Cognitive Dissonance

Cognitive Dissonance

 The term cognitive dissonance is used to describe the feeling of discomfort that results from holding two conflicting beliefs.  It is experiencing an inner conflict denoted by an inconsistency between beliefs and behaviours – it is what can make us feel like a fraud.     

Cognitive dissonance is a theory proposed by psychologist Leon Festinger who asserted: 

people strive to achieve a sense of internal consistency by having their beliefs, attitudes, and behaviours align.  Inconsistency of conflicting beliefs lead to disharmony and an aversive sense of mental tension – something must change in order to reduce the dissonance. 

We have all experienced varying levels of cognitive dissonance. Cognitive dissonance can occur in many areas of life, but it is particularly evident in situations where an individual’s behaviour conflicts with beliefs that are integral to his or her self-identity.

What does this look like in everyday life?

  • The person who believes they are scrupulously honest telling a lie
  • The parent who believes their child is 100% incapable of any wrong-doing despite concrete evidence
  • A person asserting that cigarette smoking is harmful to one’s lungs and respiratory health, but smoking marijuana does not pose similar risk
  • The person who gets an abortion but believes abortion is immoral
  • The person who cheats on a partner but believes infidelity is a sin
  • A person being so opposed to one political figure that they blindly hold absolute faith that the integrity of the opposing political figure is beyond reproach (Hillary versus Trump comes to mind here…)
  • Holding extreme beliefs around entire cultural/racial/ethnic demographics (ALL white people are materialistic or assert feelings of superiority, ALL Muslims are terrorists, ALL black people are criminals, ALL First Nations people are lazy, non-hetero sexual people have an “agenda”, et cetera)

Okay, you get the idea.  The “weightiness” of dissonance a person experiences is dependent on several factors, such as how highly a belief is valued and the degree to which the beliefs are inconsistent.  Elements of the dissonance can be influenced by the following factors:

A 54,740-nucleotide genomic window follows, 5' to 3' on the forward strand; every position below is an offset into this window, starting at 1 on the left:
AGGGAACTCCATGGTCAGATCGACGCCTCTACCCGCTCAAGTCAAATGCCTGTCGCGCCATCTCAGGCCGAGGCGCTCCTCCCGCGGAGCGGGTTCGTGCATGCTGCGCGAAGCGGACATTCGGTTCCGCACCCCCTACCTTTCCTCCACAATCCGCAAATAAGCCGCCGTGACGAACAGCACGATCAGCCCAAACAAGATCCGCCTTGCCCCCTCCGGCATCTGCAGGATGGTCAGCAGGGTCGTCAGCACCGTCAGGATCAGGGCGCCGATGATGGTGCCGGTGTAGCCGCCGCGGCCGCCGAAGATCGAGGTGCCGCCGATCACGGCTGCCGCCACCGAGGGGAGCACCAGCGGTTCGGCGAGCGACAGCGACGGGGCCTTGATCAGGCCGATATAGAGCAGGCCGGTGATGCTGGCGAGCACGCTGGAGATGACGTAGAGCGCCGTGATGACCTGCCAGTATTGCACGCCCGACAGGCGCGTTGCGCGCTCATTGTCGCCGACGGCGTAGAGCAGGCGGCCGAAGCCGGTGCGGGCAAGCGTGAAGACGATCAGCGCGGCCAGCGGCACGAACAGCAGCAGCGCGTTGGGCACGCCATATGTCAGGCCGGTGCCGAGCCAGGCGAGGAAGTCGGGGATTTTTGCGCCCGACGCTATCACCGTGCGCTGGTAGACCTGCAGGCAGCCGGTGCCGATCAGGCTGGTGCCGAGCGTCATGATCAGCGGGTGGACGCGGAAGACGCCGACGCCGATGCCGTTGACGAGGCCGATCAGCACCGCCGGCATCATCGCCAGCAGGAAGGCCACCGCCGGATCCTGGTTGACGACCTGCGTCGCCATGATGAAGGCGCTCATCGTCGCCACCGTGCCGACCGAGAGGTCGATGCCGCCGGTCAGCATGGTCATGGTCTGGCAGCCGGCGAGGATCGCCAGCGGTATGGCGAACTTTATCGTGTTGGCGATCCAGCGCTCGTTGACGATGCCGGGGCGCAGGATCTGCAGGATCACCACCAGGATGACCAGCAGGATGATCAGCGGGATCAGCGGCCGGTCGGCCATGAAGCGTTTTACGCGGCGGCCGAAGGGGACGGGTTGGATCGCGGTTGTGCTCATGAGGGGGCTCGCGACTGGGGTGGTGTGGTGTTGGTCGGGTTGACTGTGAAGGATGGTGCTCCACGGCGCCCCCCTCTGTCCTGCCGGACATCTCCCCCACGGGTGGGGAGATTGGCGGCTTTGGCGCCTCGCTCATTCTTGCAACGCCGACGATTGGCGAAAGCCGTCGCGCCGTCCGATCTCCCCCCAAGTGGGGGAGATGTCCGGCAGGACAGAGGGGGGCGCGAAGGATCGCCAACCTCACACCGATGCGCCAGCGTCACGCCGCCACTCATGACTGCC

• Cognitions that are more personal, such as beliefs about the self, tend to result in greater dissonance.
  • The importance of the cognitions also plays a role. Things that involve beliefs that are highly valued typically result in stronger dissonance.
  • The ratio between dissonant thoughts and consonant thoughts can also play a role in how strong the feelings of dissonance are.
  • The greater the strength of the dissonance, the more pressure there is to relieve the feelings of discomfort.

 It is easy to see that cognitive dissonance is alive and well: globally, societally, interpersonally, and within ourselves (internalized shame is a contributing factor to an inability to accepting unpleasant truths about ourselves -for more on mitigating shame, see here:

How Can We Reduce Cognitive Dissonance?

  • Take an inventory of your value and belief systems. It has been my experience that one of biggest contributing factors to cause us personal distress is when our actions and behaviours do not align with our value and belief systems.  It is important to recognize that such belief systems change/grow/evolve over time based on new information (examples of that are how societally we now prioritize safety and sustainability in ways we might not have 20+ years ago). 
  • Assert openness and curiosity to examine supporting beliefs that outweigh the dissonant belief or behaviour. If new material or evidence becomes available that conflict your previous held belief, be willing to engage with this new information.
  • Reduce the importance of conflicting belief. We are adept at justifying behaviour that we know conflicts with what we intuitively and intellectually know.  An example of this is an individual who cares about physical health works at an office job where he/she spends large portions of the day sitting.  This individual possesses awareness that a sedentary lifestyle is linked to diminished health and shortened lifespan. To contend with the feelings of discomfort, he/she might justify that drinking large quantities of water or taking vitamins make up for their predominantly inactive lifestyle. 
  • Change the conflicting belief so that it is consistent with other beliefs and behaviours. Changing the conflicting cognition is one of the most effective ways of dealing with dissonance.  For more on challenging cognitive distortions, see here:
  • Recognize that discomfort is part of the growth process. It is often uncomfortable to accept that you once believed something or in someone that you now deem repugnant.  Rather than feel shame around this, I urge one to feel a sense of pride for having the courage to seek different perspectives and truths – this is a sign of emotional intelligence and maturity! – for more on this see:
  • Choose to have a sense of humour about past errs in judgment and practice acceptance of Self. We are perfectly imperfect – a shared trait of our common humanity.

Conflicting beliefs can be held at the same time, often without one realizing it.  I believe in the adage, when we know better, we do better.  When we choose to become aware of phenomena like cognitive dissonance, we can use this as a tool for self-exploration and growth, contributing to our ability to journey to our preferred Self – sounds to me like a worthwhile belief to hold.